Drosophila subobscura is a European (EU) species that was introduced into South America (SA) approximately 25 years ago. Previous studies have found rapid clinal evolution in wing size and in chromosome inversion frequency in the SA colonists, and these clines parallel those found among the ancestral EU populations. Here we examine thermoplastic changes in wing length in flies reared at 15, 20, and 25°C from 10 populations on each continent. Wings are plastically largest in flies reared at 15°C (the coldest temperature) and genetically largest from populations that experience cooler temperatures on both continents. We hypothesize that flies living in cold temperatures benefit from reduced wing loading: ectotherms with cold muscles generate less power per wing beat, and hence larger wings and/or a smaller mass would facilitate fight. We develop a simple null model, based on isometric growth, to test our hypothesis. We find that both EU and SA flies exhibit adaptive plasticity in wing loading: flies reared at 15°C generally have lower wing loadings than do flies reared at 20°C or 25°C. Clinal patterns, however, are strikingly different. The ancestral EU populations show adaptive clinal variation at rearing a temperature of 15°C: flies from cool climates have lower wing loadings. In the colonizing populations from SA, however, we cannot reject the null model: wing loading increases with decreasing clinal temperatures. Our data suggest that selective factors other than flight have favored the rapid evolution of large overall size at low environmental temperatures. However, selection for increased flight ability in such environments may secondarily favor reduced body mass.
In temperate insects the evolution of growth strategies and the optimal age and size at maturity will depend strongly on seasonal variation in temperature and other resources. However, compared to photoperiod, temperature itself is a relatively poor predictor of seasonal change and timing decisions in insects are often most strongly influenced by the photoperiod. Here I review the evolution of seasonal growth strategies in the butterfly tribe Pararginii (Satyrinae: Nymphalidae) and relate it to life history theory. The results indicate that individual larvae may adjust their growth trajectories in relation to information on time horizons obtained from the photoperiod. The growth strategies can be characterized by a set of state-dependent decision rules that specify how an individual should respond to its internal state and external circumstances. These decision rules may also influence how individual growth change with a rise in temperature, showing that the standard expectation of increased growth rates with increasing temperatures may not always be true. With less time available individual larvae increase growth rates and thereby achieve shorter development times, most often without any effects on final sizes. One reason for the apparent optimization of growth rate seems to be that growing fast may incur costs that larvae developing under lower time limitations chose to avoid. The patterns of growth found in these and many other studies are difficult to reconcile with common assumptions of what typically determines optimal body size in insects. In particular it seems as if there should be some costs of a large body size that, so far, have been poorly documented.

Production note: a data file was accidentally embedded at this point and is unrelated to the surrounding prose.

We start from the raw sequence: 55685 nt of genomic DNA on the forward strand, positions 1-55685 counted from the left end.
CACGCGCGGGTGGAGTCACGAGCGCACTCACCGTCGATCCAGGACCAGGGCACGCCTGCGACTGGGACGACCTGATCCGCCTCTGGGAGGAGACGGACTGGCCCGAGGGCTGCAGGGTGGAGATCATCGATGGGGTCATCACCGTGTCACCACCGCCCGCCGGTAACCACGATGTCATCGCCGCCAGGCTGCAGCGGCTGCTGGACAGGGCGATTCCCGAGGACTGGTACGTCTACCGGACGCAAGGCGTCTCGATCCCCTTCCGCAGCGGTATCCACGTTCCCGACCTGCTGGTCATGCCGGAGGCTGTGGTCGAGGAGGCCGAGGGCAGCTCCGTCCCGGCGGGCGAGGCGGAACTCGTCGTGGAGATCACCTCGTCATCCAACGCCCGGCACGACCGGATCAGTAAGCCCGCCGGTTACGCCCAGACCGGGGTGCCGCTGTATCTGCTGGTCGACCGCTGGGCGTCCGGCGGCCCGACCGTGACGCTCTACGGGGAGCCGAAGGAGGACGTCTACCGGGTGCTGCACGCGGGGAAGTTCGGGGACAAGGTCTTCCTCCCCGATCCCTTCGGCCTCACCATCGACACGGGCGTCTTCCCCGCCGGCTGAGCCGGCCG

Basically all organisms can be classified as determinate growers if their growth stops or almost stops at maturation, or indeterminate growers if growth is still intense after maturation. Adult size for determinate growers is relatively well defined, whereas in indeterminate growers usually two measures are used: size at maturation and asymptotic size. The latter term is in fact not a direct measure but a parameter of a specific growth equation, most often Bertalanffy's growth curve. At a given food level, the growth rate in determinate growers depends under given food level on physiological constraints as well as on investments in repair and other mechanisms that improve future survival. The growth rate in indeterminate growers consists of two phases: juvenile and adult. The mechanisms determining the juvenile growth rate are similar to those in determinate growers, whereas allocation to reproduction (dependent on external mortality rate) seems to be the main factor limiting adult growth. Optimal resource allocation models can explain the temperature-size rule (stating that usually ectotherms grow slower in cold but attain larger size) if the exponents of functions describing the size-dependence of the resource acquisition and metabolic rates change with temperature or mortality increases with temperature. Emerging data support both assumptions. The results obtained with the aid of optimization models represent just a rule and not a law: it is possible to find the ranges of production parameters and mortality rates for which the temperature-size rule does not hold.